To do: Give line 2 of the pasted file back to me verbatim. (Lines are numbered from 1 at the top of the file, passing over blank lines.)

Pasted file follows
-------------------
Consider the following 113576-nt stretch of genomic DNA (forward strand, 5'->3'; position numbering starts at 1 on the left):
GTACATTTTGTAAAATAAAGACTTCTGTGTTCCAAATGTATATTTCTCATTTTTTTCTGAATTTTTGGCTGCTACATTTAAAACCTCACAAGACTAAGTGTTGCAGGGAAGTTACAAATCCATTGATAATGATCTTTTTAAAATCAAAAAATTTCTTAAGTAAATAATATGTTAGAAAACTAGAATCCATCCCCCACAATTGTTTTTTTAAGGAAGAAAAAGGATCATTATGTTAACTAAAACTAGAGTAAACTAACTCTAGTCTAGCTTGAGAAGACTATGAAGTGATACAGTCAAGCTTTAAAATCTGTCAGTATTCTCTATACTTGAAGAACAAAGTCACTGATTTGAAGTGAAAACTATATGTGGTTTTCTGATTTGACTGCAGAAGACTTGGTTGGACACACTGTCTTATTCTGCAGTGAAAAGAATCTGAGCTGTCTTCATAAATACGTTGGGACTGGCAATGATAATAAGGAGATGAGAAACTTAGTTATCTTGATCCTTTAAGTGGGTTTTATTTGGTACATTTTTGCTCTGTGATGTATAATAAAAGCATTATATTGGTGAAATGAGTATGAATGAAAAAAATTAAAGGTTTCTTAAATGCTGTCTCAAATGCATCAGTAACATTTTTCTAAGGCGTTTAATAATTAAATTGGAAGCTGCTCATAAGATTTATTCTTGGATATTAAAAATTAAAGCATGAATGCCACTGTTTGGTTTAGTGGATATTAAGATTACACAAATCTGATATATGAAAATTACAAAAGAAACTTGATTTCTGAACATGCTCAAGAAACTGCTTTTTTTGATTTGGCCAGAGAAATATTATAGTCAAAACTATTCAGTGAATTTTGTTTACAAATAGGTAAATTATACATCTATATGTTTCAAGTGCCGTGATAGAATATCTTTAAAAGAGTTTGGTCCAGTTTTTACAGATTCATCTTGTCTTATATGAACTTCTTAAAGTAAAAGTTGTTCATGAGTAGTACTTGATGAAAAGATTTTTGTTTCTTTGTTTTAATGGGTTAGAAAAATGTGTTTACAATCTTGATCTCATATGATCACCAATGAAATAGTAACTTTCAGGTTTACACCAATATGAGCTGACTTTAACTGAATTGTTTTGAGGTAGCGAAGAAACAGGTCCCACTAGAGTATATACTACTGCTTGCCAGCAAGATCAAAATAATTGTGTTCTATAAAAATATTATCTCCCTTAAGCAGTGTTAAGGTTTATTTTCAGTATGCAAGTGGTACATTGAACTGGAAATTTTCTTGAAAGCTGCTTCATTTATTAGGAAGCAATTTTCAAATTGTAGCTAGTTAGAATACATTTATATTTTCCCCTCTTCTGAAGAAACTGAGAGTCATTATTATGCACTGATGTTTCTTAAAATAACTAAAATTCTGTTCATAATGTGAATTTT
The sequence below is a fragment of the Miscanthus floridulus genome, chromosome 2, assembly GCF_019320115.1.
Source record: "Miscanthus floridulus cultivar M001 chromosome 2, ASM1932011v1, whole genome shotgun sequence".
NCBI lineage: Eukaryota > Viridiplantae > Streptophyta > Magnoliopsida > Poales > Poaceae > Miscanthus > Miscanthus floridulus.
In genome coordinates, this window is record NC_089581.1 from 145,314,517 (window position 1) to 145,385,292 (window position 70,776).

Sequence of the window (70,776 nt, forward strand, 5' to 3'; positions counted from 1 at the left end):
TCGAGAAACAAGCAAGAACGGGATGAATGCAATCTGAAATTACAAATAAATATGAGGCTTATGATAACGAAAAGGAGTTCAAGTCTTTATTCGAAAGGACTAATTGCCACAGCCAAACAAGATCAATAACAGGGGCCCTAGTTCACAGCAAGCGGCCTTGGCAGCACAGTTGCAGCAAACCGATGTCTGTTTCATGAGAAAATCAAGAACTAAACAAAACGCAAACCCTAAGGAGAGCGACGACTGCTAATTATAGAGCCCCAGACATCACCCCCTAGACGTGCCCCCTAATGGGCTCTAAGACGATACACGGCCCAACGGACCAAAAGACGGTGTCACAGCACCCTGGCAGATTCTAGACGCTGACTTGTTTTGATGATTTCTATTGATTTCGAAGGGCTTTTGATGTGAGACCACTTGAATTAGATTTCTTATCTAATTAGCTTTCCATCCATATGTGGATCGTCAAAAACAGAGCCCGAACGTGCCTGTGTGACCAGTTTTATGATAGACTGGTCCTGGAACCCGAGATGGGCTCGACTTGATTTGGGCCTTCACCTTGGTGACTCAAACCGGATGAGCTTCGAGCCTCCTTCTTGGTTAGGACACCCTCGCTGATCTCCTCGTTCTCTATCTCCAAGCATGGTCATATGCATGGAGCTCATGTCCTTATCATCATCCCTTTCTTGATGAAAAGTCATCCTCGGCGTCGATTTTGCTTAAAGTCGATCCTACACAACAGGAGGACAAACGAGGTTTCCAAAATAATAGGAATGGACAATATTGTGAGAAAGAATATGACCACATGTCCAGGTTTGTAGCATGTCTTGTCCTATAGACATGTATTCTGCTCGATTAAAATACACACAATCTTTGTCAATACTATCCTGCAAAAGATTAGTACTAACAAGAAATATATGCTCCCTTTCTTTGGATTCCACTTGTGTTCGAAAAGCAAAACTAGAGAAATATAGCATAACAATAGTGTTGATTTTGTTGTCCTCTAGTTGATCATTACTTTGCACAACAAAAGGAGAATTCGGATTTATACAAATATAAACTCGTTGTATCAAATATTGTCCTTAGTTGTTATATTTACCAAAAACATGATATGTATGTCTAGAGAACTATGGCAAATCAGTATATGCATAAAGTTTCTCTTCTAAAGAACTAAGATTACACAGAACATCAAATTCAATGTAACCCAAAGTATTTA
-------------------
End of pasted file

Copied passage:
GTACATTTTGTAAAATAAAGACTTCTGTGTTCCAAATGTATATTTCTCATTTTTTTCTGAATTTTTGGCTGCTACATTTAAAACCTCACAAGACTAAGTGTTGCAGGGAAGTTACAAATCCATTGATAATGATCTTTTTAAAATCAAAAAATTTCTTAAGTAAATAATATGTTAGAAAACTAGAATCCATCCCCCACAATTGTTTTTTTAAGGAAGAAAAAGGATCATTATGTTAACTAAAACTAGAGTAAACTAACTCTAGTCTAGCTTGAGAAGACTATGAAGTGATACAGTCAAGCTTTAAAATCTGTCAGTATTCTCTATACTTGAAGAACAAAGTCACTGATTTGAAGTGAAAACTATATGTGGTTTTCTGATTTGACTGCAGAAGACTTGGTTGGACACACTGTCTTATTCTGCAGTGAAAAGAATCTGAGCTGTCTTCATAAATACGTTGGGACTGGCAATGATAATAAGGAGATGAGAAACTTAGTTATCTTGATCCTTTAAGTGGGTTTTATTTGGTACATTTTTGCTCTGTGATGTATAATAAAAGCATTATATTGGTGAAATGAGTATGAATGAAAAAAATTAAAGGTTTCTTAAATGCTGTCTCAAATGCATCAGTAACATTTTTCTAAGGCGTTTAATAATTAAATTGGAAGCTGCTCATAAGATTTATTCTTGGATATTAAAAATTAAAGCATGAATGCCACTGTTTGGTTTAGTGGATATTAAGATTACACAAATCTGATATATGAAAATTACAAAAGAAACTTGATTTCTGAACATGCTCAAGAAACTGCTTTTTTTGATTTGGCCAGAGAAATATTATAGTCAAAACTATTCAGTGAATTTTGTTTACAAATAGGTAAATTATACATCTATATGTTTCAAGTGCCGTGATAGAATATCTTTAAAAGAGTTTGGTCCAGTTTTTACAGATTCATCTTGTCTTATATGAACTTCTTAAAGTAAAAGTTGTTCATGAGTAGTACTTGATGAAAAGATTTTTGTTTCTTTGTTTTAATGGGTTAGAAAAATGTGTTTACAATCTTGATCTCATATGATCACCAATGAAATAGTAACTTTCAGGTTTACACCAATATGAGCTGACTTTAACTGAATTGTTTTGAGGTAGCGAAGAAACAGGTCCCACTAGAGTATATACTACTGCTTGCCAGCAAGATCAAAATAATTGTGTTCTATAAAAATATTATCTCCCTTAAGCAGTGTTAAGGTTTATTTTCAGTATGCAAGTGGTACATTGAACTGGAAATTTTCTTGAAAGCTGCTTCATTTATTAGGAAGCAATTTTCAAATTGTAGCTAGTTAGAATACATTTATATTTTCCCCTCTTCTGAAGAAACTGAGAGTCATTATTATGCACTGATGTTTCTTAAAATAACTAAAATTCTGTTCATAATGTGAATTTT